Joined: Mar 27, 2002 Posts: 18585 Location: Lund, Sweden
 ChaunceyGardiner wrote: Who said it was a two-dimensional array ? In the very first post, perhaps edited in, westco wrote: I have a question regarding two-dimensional arrays. [...] Code: int B[2][2] = {4, 5, 6, 7};

 ChaunceyGardiner
 Posted: Jun 15, 2012 - 09:50 AM
 Joined: Mar 09, 2012 Posts: 1452 Location: North Carolina, USA
 JohanEkdahl wrote: ChaunceyGardiner wrote: Who said it was a two-dimensional array ? In the very first post, perhaps edited in, westco wrote: I have a question regarding two-dimensional arrays. [...] Code: int B[2][2] = {4, 5, 6, 7}; If you read the rest of the post of mine that you quoted you should be able to deduce that he did indeed throw that in later. And my suggestion should work for that too, so...

 clawson
 Posted: Jun 15, 2012 - 11:33 AM
 Joined: Jul 18, 2005 Posts: 62354 Location: (using avr-gcc in) Finchingfield, Essex, England
 Not sure what your intention here is exactly but does it help to know that if you use: Code: int (*foo)[2] = (int (*)[2])B; then you can just use the same array notation with foo. That is: Code: foo[1][1] = 9; This allows you to pass around a multi-dim array pointer then just continue to access it as a multi-dim array. For example: Code: void process(int (*alsodata)[2][2]) {    uint8_t i,j,k;    for (i=0; i<3; i++) {       for(j=0; j<2; j++) {          for(k=0; k<2; k++) {             alsodata[i][j][k] += 1;          }       }    } } int main(void) {    int data[3][2][2] = {       {{4,7}, {5,3}},       {{2,9}, {4,8}},       {{5,6}, {6,1}},    };    process((int (*)[2][2])data); } Of course process() could just as easily be: Code: void process(int alsodata[3][2][2]) {    uint8_t i,j,k;    for (i=0; i<3; i++) {       for(j=0; j<2; j++) {          for(k=0; k<2; k++) {             alsodata[i][j][k] += 1;          }       }    } } but if you just have an int * pointer and want to apply a multi-dim interpretation onto it the former is the way to go: Code: void process(int * p) {    int (*alsodata)[2][2] = (int (*)[2][2])p;    uint8_t i,j,k;    for (i=0; i<3; i++) {       for(j=0; j<2; j++) {          for(k=0; k<2; k++) {             alsodata[i][j][k] += 1;          }       }    } } int main(void) {    int data[3][2][2] = {       {{4,7}, {5,3}},       {{2,9}, {4,8}},       {{5,6}, {6,1}},    };    process((int *)data); } in which alldata reinterprets the plain int pointer that was passed. _________________

 westco
 Posted: Jun 15, 2012 - 04:27 PM
 Joined: May 09, 2009 Posts: 113
 Thanks for all the posts on this. I am not really interested in knowing all the other ways of doing this. I want to know how the original posts arithmetic pointer's work to access a two-dimensional array. Does anybody understand the example code in the original post? Is this true: *(*(array_name + row) + column) Why does one need two de-references to access the content of the array element?

 Visovian
 Posted: Jun 15, 2012 - 05:21 PM
 Joined: Aug 07, 2007 Posts: 1477 Location: Czech
 Code: x = *(*(array_name + row) + column) x =   *(array_name + row) + column I did some tests and I am a little confused. How is it possible that both lines give the same (and right) result ?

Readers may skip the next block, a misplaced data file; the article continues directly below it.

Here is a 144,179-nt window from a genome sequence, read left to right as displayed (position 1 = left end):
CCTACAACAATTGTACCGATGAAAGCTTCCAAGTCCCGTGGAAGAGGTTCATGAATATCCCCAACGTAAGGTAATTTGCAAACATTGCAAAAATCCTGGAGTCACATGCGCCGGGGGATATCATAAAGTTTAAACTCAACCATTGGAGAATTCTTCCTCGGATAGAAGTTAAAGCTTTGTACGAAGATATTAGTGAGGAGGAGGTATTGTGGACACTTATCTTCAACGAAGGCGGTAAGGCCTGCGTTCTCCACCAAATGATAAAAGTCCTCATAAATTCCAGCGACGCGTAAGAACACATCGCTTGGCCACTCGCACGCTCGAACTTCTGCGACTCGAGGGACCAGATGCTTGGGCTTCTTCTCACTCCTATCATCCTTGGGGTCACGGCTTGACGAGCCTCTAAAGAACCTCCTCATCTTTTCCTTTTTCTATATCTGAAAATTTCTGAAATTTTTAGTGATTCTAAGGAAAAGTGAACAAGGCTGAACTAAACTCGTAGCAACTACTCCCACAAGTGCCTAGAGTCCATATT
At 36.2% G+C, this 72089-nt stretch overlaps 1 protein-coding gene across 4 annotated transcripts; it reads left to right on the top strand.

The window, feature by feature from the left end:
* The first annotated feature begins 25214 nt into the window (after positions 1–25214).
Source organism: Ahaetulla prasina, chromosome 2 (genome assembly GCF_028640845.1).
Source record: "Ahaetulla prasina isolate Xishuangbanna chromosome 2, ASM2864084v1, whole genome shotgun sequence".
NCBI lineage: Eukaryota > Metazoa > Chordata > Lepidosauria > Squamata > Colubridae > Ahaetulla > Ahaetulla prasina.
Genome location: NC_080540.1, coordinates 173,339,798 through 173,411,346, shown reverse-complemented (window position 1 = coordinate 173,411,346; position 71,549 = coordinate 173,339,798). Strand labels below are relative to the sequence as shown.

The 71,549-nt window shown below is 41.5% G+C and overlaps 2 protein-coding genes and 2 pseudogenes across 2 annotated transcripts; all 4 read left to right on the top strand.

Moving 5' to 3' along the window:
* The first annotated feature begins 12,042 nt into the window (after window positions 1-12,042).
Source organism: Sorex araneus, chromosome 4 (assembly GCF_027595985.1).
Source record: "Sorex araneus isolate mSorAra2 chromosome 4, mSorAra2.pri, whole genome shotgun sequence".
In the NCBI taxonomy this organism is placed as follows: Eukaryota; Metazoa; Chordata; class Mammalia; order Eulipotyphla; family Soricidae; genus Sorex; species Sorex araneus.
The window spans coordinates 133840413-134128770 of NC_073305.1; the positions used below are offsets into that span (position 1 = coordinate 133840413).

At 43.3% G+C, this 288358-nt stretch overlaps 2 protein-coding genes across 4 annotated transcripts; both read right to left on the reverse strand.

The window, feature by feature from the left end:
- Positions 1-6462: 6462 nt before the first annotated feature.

ChaunceyGardiner
 Posted: Jun 15, 2012 - 07:15 PM
 Joined: Mar 09, 2012 Posts: 1452 Location: North Carolina, USA
 westco wrote: Is this true: *(*(array_name + row) + column) Not sure what you mean when you say "is this true" but... Code: A = array_name; B = *(A + row); // A must be a pointer or array for this to work C = *(B + column); // B must be a pointer or array for this to work So for you to be able to use this to access C as you do in your example, it follows that A must be a |pointer to or array of| some |pointers to or arrays of| some type.

 jayjay1974
 Posted: Jun 16, 2012 - 01:41 AM
 Joined: Oct 30, 2002 Posts: 5720 Location: The Netherlands
 Quote: Is this true: *(*(array_name + row) + column) Yes. See here The a[b] notation is just syntactic sugar for *(a+b). So... a[row][col]=(*(a+row))[col]=*(*(a+row)+col)) And... for laughs: Code: int arr[10]; (arr+2)[3]=5["abcdefg"]; Is perfectly legal and working C

 jwatte
 Posted: Jun 16, 2012 - 07:51 AM
 Joined: Apr 28, 2012 Posts: 70
 Visovian wrote: Code: x = *(*(array_name + row) + column) x =   *(array_name + row) + column I did some tests and I am a little confused. How is it possible that both lines give the same (and right) result ? No, those lines are not equivalent. If array_name is a double-array or pointer-to-pointer, the type of the first line is element, but the type of the second line is pointer. The only case where those lines are equivalent would be where "x" and "*x" have the same value, which certainly is possible if the item at address X happens to also have the value X. The double-array also makes sense if you pick it apart one step at a time: Code: unsigned int foo[3][7] = ...; This reads, inside-out, right-before-left, as "foo is an array of 3 arrays of 7 unsigned ints." Thus, once you dereference it once, you end up with "array of 7 unsigned ints." When you dereference it a second time, you end up with "unsigned int." Generally, C declarations are read inside-out, first right, then left. The main trick here is that you peel off only one thing at a time, both when writing the declaration, and when reading it, and when using it.

 Visovian
 Posted: Jun 16, 2012 - 04:13 PM
 Joined: Aug 07, 2007 Posts: 1477 Location: Czech
 Quote: The only case where those lines are equivalent would be where "x" and "*x" have the same value, You are right. It was the case, thanks.

 Display posts from previous:  All Posts1 Day7 Days2 Weeks1 Month3 Months6 Months1 Year Oldest FirstNewest First
 Jump to: Select a forum Forum index|--[AVR (8-bit) Technical Forums]|   |-- AVR forum|   |-- XMEGA forum|   |-- AVR Wireless forum|   |-- AVR GCC forum|   |-- AVR Studio 5 and Atmel Studio 6 forum|   |-- AVR studio 4 forum|   |-- AVRfreaks Academy forum|   |-- AVR Tutorials|--[AVR Software Framework]|   |-- AVR Software Framework|--[AVR32 (32-bit) Technical Forums]|   |-- AVR32 Linux Forum|   |-- AVR32 General (standalone)|   |-- AVR32 Software Tools|   |-- AVR32 Hardware|--[General Electronics Technical Forums]|   |-- General Electronics|   |-- Atmel Security Products|--[Non-technical forums]|   |-- AVRfreaks.net Housekeeping|--[Non-topical forums]|   |-- Off-topic forum|   |-- AVRfreaks Trading Post
All times are GMT + 1 Hour